There are many specialized components that serve specific functions in a modern motion control system. There are electronic pieces, such as the main control computer and motion controllers, which serve as the “brains” of the entire system. There are also mechanical components, such as motors, servos, and linear actuators. One component that can be overlooked sometimes, though, is the gearbox on a servo motor.
What Is A Servo?
A servo or servo motor, at its simplest, is a self-contained electromechanical device that allows for powerful and precise positioning control. Servo motors usually consist of at least an electric motor, a gearbox, a potentiometer, a small control board, and an output shaft. The servo’s controller board receives control data from an outside motion controller. Depending on the degree of motion required, the servo’s controller board instructs the servo’s motor to rotate a certain amount, which results in a commensurate rotation of the output shaft. When the potentiometer detects that the output shaft has rotated the specified amount, it sends a signal to the controller board, which stops the motor and holds the servo at that particular location.
What Types of Servo Are There?
Servos come in a few different configurations, depending on the type of motor used or on the desired output of motion. Servos that use DC motors tend to be a bit quicker than those that use AC motors. However, servos using AC motors can be a bit more accurate and durable than servos using DC motors. In a positional rotation servo, the output shaft can rotate up to 180 degrees. In a continuous rotation servo, the output shaft can continually rotate in a direction for as long as instructed to do so by the motion controller. Linear servos are built to provide side-to-side or back-to-front motion, vs. rotational motion as seen in other servo types.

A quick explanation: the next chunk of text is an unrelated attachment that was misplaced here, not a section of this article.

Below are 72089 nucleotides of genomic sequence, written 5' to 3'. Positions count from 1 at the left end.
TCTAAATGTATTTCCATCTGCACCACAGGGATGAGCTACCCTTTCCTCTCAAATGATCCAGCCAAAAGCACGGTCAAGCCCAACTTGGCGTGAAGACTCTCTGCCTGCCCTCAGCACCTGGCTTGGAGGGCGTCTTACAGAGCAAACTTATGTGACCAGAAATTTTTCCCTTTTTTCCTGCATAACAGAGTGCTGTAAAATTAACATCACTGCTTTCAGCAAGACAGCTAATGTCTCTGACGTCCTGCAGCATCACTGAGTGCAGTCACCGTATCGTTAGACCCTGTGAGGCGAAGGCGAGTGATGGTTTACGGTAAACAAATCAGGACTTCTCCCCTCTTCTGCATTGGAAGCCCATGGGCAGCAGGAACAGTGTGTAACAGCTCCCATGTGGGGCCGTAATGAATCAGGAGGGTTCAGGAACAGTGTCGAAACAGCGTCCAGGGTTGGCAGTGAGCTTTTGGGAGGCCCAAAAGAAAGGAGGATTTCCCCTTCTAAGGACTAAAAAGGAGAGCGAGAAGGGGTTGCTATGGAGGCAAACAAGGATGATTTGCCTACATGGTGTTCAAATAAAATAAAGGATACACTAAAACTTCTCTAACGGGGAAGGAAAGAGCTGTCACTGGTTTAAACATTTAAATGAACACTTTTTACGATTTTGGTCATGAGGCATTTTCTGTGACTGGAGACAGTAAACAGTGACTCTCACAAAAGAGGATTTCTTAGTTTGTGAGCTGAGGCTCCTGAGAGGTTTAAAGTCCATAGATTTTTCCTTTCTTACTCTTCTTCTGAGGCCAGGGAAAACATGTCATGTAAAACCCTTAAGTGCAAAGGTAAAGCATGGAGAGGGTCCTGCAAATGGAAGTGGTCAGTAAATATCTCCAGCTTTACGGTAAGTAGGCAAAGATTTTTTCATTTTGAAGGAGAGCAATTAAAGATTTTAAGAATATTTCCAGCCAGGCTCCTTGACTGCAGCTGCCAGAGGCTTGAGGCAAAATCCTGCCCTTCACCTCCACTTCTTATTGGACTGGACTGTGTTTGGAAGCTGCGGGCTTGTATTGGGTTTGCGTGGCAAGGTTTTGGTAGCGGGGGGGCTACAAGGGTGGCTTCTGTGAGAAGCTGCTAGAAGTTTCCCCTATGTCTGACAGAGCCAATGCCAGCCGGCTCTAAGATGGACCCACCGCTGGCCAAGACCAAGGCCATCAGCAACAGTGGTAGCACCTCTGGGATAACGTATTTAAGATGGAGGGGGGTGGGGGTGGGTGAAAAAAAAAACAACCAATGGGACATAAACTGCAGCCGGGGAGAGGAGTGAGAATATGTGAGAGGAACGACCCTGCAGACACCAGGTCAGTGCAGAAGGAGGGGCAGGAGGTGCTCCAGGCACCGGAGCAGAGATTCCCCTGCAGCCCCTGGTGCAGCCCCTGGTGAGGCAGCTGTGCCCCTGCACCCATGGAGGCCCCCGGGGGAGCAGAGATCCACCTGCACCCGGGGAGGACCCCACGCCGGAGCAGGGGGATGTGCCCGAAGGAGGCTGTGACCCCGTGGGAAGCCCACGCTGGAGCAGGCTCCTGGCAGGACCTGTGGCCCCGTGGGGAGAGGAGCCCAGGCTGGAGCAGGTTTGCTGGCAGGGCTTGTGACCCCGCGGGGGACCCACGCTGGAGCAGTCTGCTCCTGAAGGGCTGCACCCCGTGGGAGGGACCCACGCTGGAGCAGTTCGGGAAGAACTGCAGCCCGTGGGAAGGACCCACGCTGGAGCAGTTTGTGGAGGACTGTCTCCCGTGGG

What Are the Factors in Choosing A Servo Gearbox?
As compared to other types of gearboxes, those used in servos are fairly unique due to the specific demands placed on them. A servo gearbox needs to deal with high input speeds, have a wide operating range, provide adequate torque for the application, be robust enough to handle continuous and repetitive use, and have low gear backlash. The specific type of gearbox to use depends on the application and space requirements. Common servo gearbox types include:
- Planetary: for high system rigidity, compactness, and high torque
- Spiral Bevel: for larger sizes, better versatility, and higher efficiency
- Hybrid: for applications requiring the best features of both planetary and spiral bevel gearboxes
- Bevel Helical: for reduced size footprint and space efficiency
Connect with an MCMA member company that specializes in motors for help finding the motors and components you need for your application.